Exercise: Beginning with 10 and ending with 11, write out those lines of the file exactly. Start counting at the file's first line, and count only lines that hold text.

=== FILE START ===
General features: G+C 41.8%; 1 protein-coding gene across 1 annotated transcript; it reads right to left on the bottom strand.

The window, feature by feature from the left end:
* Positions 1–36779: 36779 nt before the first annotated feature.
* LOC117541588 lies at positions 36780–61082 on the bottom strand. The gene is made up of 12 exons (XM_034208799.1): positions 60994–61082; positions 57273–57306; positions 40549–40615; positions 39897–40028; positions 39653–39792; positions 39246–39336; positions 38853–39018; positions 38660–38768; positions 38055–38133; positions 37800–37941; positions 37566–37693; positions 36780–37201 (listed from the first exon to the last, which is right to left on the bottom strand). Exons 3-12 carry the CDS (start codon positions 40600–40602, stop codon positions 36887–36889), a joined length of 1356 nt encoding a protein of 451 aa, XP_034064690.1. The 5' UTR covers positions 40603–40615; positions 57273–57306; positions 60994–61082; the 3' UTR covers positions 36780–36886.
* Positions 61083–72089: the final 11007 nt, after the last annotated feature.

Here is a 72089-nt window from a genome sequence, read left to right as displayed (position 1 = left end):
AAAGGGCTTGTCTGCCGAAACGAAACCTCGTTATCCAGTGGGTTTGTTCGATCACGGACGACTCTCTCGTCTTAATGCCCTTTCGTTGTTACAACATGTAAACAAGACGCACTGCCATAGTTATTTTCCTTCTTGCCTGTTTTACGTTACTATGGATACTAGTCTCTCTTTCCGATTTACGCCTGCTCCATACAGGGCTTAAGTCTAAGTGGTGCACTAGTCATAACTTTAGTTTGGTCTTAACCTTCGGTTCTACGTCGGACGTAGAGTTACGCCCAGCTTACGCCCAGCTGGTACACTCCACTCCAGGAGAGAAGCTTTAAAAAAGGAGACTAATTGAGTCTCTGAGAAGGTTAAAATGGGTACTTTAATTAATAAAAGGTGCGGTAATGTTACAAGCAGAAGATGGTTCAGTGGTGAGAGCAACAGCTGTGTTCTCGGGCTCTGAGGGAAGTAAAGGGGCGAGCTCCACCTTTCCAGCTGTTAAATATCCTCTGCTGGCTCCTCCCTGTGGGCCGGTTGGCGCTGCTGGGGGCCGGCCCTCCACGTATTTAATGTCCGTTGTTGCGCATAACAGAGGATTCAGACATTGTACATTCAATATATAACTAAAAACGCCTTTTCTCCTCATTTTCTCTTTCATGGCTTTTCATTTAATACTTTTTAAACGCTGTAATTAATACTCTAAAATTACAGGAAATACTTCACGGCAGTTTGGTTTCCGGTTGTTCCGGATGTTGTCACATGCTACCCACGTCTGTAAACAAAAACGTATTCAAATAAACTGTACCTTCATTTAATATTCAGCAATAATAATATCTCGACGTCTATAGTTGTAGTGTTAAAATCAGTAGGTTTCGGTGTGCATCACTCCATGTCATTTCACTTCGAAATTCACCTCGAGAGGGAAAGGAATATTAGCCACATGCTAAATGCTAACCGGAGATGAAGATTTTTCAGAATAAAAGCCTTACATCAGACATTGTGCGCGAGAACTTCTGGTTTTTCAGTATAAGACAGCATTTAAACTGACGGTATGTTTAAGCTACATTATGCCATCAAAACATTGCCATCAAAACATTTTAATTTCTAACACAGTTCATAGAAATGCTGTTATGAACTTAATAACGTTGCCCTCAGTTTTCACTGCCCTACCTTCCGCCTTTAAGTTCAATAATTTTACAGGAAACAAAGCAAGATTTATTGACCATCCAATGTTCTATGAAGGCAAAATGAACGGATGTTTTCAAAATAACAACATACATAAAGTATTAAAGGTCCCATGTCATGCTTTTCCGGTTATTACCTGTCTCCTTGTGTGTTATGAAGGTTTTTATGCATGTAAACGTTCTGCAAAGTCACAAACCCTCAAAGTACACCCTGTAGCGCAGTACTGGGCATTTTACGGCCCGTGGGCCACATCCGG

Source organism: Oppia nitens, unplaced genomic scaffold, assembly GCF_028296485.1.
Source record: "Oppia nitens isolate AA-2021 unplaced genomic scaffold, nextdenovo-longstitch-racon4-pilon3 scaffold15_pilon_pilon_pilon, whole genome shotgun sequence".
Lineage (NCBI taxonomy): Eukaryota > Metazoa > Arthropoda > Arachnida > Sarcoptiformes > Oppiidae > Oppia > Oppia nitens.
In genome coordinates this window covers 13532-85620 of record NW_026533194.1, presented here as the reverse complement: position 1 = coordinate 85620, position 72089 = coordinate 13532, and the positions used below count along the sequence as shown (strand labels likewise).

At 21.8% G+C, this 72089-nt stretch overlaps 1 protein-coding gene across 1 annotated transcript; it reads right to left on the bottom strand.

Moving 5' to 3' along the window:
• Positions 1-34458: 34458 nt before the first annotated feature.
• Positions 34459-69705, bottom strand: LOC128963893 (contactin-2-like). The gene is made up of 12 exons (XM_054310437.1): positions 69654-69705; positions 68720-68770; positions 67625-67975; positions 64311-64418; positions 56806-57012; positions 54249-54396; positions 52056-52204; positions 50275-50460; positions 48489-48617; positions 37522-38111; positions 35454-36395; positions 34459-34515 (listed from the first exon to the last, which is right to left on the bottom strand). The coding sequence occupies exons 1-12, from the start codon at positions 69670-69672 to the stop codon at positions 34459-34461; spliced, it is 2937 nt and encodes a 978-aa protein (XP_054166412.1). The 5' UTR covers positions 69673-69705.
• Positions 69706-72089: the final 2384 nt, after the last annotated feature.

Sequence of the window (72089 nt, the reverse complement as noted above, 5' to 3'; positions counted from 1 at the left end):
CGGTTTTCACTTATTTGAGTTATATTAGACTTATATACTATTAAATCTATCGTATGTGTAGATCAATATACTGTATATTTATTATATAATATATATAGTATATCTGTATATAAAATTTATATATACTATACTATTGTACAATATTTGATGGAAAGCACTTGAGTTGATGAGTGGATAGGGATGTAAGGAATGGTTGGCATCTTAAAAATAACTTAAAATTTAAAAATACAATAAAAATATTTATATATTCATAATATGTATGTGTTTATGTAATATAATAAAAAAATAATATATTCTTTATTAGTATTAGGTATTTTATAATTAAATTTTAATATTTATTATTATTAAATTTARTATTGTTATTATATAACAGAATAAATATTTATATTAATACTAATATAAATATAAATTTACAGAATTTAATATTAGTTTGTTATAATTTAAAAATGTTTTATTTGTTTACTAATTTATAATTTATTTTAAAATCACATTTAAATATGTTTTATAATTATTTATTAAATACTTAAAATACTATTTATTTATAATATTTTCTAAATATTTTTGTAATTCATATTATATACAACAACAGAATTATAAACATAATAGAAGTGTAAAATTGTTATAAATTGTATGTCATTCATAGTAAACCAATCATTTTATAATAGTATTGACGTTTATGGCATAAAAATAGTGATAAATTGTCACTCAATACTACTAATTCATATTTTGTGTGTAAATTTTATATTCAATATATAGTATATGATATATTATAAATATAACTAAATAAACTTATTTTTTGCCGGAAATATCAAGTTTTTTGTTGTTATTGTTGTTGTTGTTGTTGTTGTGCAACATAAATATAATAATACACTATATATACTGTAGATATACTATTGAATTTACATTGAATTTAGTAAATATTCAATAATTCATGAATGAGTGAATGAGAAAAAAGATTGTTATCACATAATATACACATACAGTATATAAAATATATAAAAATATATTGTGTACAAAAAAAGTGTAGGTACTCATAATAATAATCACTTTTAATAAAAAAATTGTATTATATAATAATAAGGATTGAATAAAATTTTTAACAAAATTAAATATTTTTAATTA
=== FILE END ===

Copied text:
Lineage (NCBI taxonomy): Eukaryota > Metazoa > Arthropoda > Arachnida > Sarcoptiformes > Oppiidae > Oppia > Oppia nitens.
In genome coordinates this window covers 13532-85620 of record NW_026533194.1, presented here as the reverse complement: position 1 = coordinate 85620, position 72089 = coordinate 13532, and the positions used below count along the sequence as shown (strand labels likewise).